Colorado’s governor John Hickenlooper has decided to use a part of the state’s windfall in marijuana taxes to battle a chronic and in fact increasing problem in the state – homelessness. To that end, the governor is proposing what he terms “aggressive” new efforts to allocate pot taxes for that purpose.
In his budget request for fiscal year 2017-2018, he asked lawmakers for $12.3 million in annual marijuana tax revenues for the purpose of building new housing units for people who experience both chronic and even episodic homelessness. He is also asking for another $6 million per year to aid with housing low-income Colorado residents with behavioural health needs.
One of the Country’s Highest Homelessness Rate
This is the first attempt by the administration to designate pot taxes for this purpose and comes at a time when federal figures show Colorado’s homelessness rate is one of the highest in the country. In 2016, the state saw a 6% increase in homelessness, which places it 7th in the nation. The state has less than 7,000 year round beds for the homeless on an annual basis.
That said, it is not the first time Hickenlooper has specifically targeted this population for help. As the owner of a brew pub in the late 1980’s, Hickenlooper routinely hired homeless workers. He also cites the issue as one of the most important political themes of his entire career – beginning with his first stint as Denver’s mayor in 2003.
As Hickenlooper is quoted as saying, “My argument — and it’s the same argument — is we spend more than twice as much … perpetuating lives of misery by letting people live under bridges than we would getting them into housing and giving them wrap-around services — by which I mean, job training at the top of the list, counselling for addictions and medications for mental health.”
The move comes at a time when officials are also linking homelessness rates to the marijuana market itself.
Allocating Marijuana Taxes To Curb Social Problems
Current state law allocates the use of taxes from legal marijuana businesses for law enforcement, schools, health care and substance abuse prevention and treatment. Diverting a portion of these funds, therefore, would take a change in the law, which in turn may generate opposition in the legislature.
That said, such opposition at this point is also pure conjecture, and comes at a time when cities if not the state of Colorado are seeing the opportunity of the pot tax windfall, to specifically earmark funds for this purpose. In fact, earlier this year, Aurora, one of the largest cities in the state, announced that it will donate millions of dollars from local pot taxes to combating the homelessness problem in the city.
The move also comes as other cities across the country are proposing similar programs. In March, Los Angeles proposed funding housing for homeless people through a direct, allocated tax on pot sales estimated to bring in around $16.7 million. Seattle is also considering similar initiatives.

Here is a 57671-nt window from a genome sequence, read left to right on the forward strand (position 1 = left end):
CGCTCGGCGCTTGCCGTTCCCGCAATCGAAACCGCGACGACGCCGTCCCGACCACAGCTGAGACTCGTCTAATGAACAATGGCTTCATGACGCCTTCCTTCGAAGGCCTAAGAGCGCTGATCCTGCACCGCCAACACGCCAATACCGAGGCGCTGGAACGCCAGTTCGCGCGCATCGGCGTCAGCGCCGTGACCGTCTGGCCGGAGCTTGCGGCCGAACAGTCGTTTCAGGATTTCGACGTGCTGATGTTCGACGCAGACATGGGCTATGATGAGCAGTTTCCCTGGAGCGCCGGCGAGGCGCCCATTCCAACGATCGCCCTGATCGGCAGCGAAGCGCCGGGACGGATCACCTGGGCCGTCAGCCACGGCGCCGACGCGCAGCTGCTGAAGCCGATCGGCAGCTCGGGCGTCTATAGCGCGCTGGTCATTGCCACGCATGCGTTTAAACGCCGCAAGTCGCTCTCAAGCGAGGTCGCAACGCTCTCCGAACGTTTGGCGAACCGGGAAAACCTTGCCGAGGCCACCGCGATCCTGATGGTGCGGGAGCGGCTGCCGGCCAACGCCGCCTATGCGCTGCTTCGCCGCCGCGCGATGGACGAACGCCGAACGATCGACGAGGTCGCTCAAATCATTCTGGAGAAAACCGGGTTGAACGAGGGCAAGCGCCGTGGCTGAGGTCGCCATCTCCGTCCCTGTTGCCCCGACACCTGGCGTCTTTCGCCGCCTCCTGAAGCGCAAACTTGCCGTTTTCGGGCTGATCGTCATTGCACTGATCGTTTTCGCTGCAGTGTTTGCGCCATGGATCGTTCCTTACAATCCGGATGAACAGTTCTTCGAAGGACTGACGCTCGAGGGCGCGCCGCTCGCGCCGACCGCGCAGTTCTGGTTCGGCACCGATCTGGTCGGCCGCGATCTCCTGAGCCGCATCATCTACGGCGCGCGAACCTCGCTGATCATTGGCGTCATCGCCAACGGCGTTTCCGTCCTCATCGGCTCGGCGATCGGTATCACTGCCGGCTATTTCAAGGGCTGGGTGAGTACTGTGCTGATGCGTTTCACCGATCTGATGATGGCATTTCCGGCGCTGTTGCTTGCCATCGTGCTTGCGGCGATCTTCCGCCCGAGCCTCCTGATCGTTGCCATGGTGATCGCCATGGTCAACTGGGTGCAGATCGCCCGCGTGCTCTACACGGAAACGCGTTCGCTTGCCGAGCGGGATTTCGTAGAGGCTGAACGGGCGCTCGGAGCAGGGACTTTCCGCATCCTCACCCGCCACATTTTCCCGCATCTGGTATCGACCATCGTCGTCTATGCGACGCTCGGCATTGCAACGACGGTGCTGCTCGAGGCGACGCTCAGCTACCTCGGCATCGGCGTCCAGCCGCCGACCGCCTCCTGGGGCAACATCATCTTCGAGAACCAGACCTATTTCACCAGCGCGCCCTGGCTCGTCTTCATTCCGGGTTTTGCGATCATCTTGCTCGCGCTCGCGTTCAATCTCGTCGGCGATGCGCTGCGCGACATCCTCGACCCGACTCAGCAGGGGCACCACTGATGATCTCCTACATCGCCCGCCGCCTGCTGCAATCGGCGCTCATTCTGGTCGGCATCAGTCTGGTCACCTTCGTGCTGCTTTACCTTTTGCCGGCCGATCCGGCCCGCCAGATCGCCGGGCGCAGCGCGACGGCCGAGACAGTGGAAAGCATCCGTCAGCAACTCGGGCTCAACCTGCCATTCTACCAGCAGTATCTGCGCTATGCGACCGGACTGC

Is It A Sustainable Solution?
However, no matter how popular such ideas are – across the country – the greater questions about all of this are that pot taxes are increasingly seen as a way to collect revenues against a political climate where tax decreases are all the rage. That starts at the federal level. It is widely expected that Donald Trump will follow through on his plans to sharply reduce taxes, particularly for businesses and wealthier individuals. The truth of the matter is, no matter how popular pot taxes are for curing various social problems, the market is simply just not big enough – certainly not yet – to be relied on as a panacea for overall shrinking public funding for a multitude of problems that have only gotten worse since the Great Recession.
Further, at some point, the marijuana industry is also likely to start revolting against the relatively high taxes that are levied on it – and which in turn, unlike every other legal industry in the country, are not deductible from overall income. This is because of the Schedule I status of the drug on the federal level – which overall increases direct costs to businesses in the sector. As the trend continues to back out “social needs” funds from such revenues, it is also increasingly likely that the industry will begin to claim that it is being unfairly targeted, particularly given high and growing acceptance of legalization across the country.
The Real Situation
The approach for using so-called “sin taxes” for the greater good is not a particularly novel idea. It has been used to allocate taxes for social needs from cigarettes, alcohol, candy, soft drinks, coffee, sugar and gambling throughout the history of the United States. However, they have never been used exclusively to fund extensive social needs, which are particularly pressing now given overall economic trends and realities in the US in particular.
Therefore, while Hickenlooper’s efforts, as well as others around the country, to target the revenues from the industry for social causes is commendable, it is a small drop in the bucket against a larger overall debate about the role of the state in the lives of people too young, poor or sick to move with broader economic trends if not the job market.